If this sounds like you, then you shouldn’t feel guilty about bailing on your friends: it’s completely valid to want some alone time.



However Bonior advises that you visit with your GP or a professional to talk about the feelings you are experiencing, so that you can figure out ways to work on it. This will be personalised to you, and could be a list of self-care tips, a series of cognitive behavioural therapy (CBT) sessions, or a course of antidepressants.

It’s also advisable to be honest with your friends, so that they can better understand your behaviours and support you during this time.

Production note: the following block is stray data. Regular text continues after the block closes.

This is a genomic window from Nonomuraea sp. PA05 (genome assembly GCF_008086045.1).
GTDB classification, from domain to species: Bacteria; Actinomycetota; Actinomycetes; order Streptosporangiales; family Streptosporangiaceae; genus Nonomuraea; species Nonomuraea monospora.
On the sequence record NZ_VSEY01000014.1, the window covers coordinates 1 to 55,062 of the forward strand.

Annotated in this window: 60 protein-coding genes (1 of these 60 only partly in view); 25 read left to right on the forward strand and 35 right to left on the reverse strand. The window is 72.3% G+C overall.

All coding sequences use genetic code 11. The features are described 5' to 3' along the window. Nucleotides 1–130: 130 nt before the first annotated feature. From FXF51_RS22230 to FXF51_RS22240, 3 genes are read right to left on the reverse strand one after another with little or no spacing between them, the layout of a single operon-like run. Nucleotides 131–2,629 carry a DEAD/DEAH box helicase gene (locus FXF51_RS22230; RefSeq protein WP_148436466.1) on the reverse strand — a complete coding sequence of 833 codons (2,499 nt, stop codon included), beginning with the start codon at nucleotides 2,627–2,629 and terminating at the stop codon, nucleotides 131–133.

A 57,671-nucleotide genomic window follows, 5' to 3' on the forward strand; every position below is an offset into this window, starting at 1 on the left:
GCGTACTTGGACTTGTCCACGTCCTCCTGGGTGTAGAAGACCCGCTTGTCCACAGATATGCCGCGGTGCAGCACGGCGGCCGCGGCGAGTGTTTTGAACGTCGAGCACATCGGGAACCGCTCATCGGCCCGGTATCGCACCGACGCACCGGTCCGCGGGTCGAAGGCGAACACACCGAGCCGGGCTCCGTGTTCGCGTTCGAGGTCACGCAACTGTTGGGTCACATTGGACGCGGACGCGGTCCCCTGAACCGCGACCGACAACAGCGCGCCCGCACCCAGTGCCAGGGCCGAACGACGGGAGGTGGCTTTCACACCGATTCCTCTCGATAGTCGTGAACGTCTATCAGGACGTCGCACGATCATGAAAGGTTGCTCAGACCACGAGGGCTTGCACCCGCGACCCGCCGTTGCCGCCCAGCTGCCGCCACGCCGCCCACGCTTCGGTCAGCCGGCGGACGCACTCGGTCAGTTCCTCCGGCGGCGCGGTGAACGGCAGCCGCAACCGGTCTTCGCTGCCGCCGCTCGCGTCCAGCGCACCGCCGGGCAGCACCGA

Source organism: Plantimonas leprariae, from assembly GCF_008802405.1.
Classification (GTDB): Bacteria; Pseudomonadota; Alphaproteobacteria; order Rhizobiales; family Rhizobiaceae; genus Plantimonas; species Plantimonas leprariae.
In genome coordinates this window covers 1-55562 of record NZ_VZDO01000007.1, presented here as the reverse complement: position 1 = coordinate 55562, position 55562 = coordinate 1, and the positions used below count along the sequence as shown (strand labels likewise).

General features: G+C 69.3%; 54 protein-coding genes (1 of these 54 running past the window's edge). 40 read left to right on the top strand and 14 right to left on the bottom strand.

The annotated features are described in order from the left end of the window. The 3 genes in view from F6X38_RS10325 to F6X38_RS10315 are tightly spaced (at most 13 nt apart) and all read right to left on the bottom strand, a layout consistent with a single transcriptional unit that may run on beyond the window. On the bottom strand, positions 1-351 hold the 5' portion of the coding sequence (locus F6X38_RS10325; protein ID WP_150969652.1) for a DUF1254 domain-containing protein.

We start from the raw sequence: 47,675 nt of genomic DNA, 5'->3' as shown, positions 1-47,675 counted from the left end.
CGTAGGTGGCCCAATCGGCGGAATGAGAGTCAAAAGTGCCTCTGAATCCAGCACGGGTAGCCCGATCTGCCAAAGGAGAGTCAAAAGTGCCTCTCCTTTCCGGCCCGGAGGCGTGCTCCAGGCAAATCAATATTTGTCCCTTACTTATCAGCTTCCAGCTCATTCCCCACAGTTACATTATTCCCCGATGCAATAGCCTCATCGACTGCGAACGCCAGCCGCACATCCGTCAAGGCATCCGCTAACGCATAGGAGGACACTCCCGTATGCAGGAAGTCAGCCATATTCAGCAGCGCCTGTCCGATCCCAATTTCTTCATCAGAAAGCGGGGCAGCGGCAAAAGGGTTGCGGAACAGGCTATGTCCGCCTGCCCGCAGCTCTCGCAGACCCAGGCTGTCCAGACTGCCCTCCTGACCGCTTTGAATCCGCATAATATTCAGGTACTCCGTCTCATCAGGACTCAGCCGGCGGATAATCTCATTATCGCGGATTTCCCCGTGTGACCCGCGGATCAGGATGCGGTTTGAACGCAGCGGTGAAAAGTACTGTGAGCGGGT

Writing on Psychology Today, Dr Barbara Markway said: “Keep in mind, even people who look completely confident and self-assured on the outside still have their struggles – it’s part of being human. But because of the isolation and avoidance associated with shyness and social anxiety, too often we don't realise this.

“When we take the risk to reach out to others, to share our vulnerabilities, we learn that we're not alone. We also learn that we love and are loved not in spite of our imperfections, but because of them.”

Images: iStock

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Kayleigh Dray

Kayleigh Dray is editor of Stylist.co.uk, where she chases after rogue apostrophes and specialises in films, comic books, feminism and television. On a weekend, you can usually find her drinking copious amounts of tea and playing boardgames with her friends.